Does poor motivation or ‘bad parenting’ cause ADHD? Studies say it’s in the brain structure


For the first time, scientists can point to substantial empirical evidence that people with attention-deficit/hyperactivity disorder have brain structures that differ from those of people without ADHD. The common disorder, they conclude, should be considered a problem of delayed brain maturation and not, as it is often portrayed, a problem of motivation or parenting.

In conducting the largest brain imaging study of its kind, an international team of researchers found that ADHD involves decreased volume in key brain regions, in particular the amygdala, which is responsible for regulating the emotions. Although the study…included children, adolescents and adults, the scientists said the greatest differences in brain volume appeared in the brains of children.

“I think most scientists in the field already know that the brains of people with ADHD show differences, but I now hope to have shown convincing evidence…that will reach the general public and show that it has [a basis in the brain] just like other psychiatric disorders. … We know that ADHD deals with stigma, but we also know that increasing knowledge will reduce stigma,” said geneticist Martine Hoogman of Radboud University in the Netherlands.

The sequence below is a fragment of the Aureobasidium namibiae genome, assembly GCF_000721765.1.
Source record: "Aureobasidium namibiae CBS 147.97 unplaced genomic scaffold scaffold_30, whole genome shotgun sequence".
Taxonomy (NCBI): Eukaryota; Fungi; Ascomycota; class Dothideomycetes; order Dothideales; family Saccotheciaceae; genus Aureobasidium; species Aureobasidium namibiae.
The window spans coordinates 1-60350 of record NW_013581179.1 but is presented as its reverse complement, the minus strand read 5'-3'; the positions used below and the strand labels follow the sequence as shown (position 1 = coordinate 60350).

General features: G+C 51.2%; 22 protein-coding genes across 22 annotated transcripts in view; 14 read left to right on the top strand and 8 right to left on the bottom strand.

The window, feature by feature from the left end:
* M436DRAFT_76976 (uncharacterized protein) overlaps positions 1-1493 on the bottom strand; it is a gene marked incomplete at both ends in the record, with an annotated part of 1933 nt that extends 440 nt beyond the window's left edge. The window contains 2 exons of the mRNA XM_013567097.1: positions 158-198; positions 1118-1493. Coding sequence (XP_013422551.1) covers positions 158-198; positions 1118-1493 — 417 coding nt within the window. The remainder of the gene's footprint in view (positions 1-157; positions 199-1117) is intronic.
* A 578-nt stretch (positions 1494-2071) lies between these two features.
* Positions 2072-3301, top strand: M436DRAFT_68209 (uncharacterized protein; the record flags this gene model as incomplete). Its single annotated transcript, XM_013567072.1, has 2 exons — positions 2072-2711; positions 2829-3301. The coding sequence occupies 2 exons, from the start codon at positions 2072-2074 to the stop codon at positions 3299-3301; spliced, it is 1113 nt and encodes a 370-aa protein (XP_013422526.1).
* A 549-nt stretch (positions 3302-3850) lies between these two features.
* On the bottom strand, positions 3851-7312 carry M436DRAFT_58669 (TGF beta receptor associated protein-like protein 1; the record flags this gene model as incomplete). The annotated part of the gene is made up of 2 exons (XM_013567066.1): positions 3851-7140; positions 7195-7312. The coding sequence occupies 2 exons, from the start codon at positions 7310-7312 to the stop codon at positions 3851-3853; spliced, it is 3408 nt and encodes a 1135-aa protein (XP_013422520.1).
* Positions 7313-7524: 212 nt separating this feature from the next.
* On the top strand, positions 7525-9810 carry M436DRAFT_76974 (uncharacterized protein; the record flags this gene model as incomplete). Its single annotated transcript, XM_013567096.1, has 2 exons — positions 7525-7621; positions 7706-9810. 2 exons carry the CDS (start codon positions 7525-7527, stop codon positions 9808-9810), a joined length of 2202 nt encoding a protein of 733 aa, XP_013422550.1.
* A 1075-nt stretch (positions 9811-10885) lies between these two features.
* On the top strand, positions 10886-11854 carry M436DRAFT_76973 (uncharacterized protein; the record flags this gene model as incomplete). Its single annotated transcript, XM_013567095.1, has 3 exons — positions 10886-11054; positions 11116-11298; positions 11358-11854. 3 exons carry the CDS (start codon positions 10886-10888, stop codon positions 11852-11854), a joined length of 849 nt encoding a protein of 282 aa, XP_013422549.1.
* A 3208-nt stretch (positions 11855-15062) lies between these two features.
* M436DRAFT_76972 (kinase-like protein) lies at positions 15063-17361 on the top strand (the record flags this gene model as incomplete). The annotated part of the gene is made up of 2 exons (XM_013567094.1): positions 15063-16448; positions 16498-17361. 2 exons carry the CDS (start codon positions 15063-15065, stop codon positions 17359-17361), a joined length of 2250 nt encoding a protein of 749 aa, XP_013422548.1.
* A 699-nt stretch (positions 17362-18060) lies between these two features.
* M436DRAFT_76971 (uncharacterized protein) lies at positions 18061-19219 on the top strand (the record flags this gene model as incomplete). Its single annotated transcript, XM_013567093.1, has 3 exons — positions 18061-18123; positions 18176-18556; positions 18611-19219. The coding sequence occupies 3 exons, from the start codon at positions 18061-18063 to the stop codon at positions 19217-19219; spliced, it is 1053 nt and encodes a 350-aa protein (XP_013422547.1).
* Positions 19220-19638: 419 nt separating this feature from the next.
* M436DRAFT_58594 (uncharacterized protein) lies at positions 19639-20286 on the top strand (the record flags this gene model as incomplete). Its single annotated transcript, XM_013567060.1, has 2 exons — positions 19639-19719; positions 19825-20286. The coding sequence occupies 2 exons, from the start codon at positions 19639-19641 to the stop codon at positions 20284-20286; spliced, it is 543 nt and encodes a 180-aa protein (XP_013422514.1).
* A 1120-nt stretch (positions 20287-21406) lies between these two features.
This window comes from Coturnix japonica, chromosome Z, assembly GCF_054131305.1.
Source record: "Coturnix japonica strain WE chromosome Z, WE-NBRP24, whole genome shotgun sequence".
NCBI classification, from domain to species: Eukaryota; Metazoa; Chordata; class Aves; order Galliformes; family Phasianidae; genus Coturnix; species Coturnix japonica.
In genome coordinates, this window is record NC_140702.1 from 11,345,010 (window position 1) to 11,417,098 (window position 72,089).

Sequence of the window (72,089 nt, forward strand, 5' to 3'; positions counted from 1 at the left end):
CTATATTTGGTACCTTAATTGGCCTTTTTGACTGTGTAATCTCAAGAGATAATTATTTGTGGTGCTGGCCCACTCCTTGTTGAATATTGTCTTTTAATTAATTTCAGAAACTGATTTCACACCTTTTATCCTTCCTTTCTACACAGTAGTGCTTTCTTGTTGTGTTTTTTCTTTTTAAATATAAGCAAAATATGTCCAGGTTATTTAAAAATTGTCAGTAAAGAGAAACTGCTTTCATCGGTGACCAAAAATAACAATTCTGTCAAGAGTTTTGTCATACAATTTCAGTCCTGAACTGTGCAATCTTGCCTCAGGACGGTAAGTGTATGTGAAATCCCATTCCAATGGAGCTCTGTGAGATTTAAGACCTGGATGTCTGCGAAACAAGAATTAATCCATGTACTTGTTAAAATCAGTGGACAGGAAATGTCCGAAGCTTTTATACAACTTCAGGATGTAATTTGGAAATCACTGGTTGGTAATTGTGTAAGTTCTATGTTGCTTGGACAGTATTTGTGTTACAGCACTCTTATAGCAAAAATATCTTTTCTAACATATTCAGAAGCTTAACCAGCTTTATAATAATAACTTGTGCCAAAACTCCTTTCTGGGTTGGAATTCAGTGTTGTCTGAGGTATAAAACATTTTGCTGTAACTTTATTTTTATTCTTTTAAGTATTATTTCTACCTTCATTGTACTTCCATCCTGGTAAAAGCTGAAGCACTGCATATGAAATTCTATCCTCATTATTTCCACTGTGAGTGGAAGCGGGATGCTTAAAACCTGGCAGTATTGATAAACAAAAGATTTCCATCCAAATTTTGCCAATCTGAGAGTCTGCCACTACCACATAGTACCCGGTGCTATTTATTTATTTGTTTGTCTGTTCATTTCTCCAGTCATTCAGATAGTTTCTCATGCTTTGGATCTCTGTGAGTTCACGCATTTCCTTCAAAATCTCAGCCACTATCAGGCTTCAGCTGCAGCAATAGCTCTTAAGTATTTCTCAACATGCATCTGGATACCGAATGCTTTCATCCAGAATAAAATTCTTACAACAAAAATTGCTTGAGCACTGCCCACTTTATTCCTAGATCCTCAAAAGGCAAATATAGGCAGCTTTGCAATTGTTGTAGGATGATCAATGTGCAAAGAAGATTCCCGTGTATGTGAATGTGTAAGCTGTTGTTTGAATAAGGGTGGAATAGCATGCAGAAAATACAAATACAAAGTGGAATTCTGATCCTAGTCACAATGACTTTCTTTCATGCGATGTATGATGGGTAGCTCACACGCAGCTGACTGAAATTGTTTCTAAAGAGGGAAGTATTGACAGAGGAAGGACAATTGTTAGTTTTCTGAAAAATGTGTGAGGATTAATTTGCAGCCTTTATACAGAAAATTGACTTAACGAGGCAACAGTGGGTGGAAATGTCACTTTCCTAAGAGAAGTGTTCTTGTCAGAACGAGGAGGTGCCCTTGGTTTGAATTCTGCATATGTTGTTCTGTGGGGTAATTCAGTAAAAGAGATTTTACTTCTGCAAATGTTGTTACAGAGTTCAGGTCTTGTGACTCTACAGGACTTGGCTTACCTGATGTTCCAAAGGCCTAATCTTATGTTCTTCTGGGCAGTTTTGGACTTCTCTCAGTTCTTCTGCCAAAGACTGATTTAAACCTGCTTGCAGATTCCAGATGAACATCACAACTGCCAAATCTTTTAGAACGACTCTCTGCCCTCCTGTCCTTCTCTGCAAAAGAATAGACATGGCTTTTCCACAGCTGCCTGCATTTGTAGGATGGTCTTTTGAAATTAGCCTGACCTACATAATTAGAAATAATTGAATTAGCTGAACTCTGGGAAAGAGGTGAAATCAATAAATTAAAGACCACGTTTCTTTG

[The study can be found here.]

The GLP aggregated and excerpted this blog/article to reflect the diversity of news, opinion, and analysis. Read full, original post: Attention-deficit/hyperactivity disorder is linked to delayed brain development

  • Peter Thompson

    This does not explain why the vast majority of cases involves boys.

  • Naj Nakajim

    Not surprising that Genetic Lunacy Project also thinks brain imaging is a valid science. It has been called voodoo and the new phrenology by intelligent people. Here is just one example, there are many more.

    • Chloe

      The article you linked to only discusses fMRIs. It says nothing bad about MRIs, which, if you looked at the study, is what they used.

      • Naj Nakajim

        A functional MRI is supposed to be an improvement in Magnetic Resonance Imaging so I’m not sure what your point is.

        • Chloe

          But this article nor the study are about the uses of the fMRI. It’s entirely possible that the fMRI was developed as an improvement of the MRI but failed to be an improvement. That doesn’t meant that the MRI itself isn’t valid, so I’m not sure what YOUR point is. Link an article that shows that MRIs themselves are voodoo science, and then we can talk about the validity of this study, but if all you have is stuff on fMRIs, your point is invalid.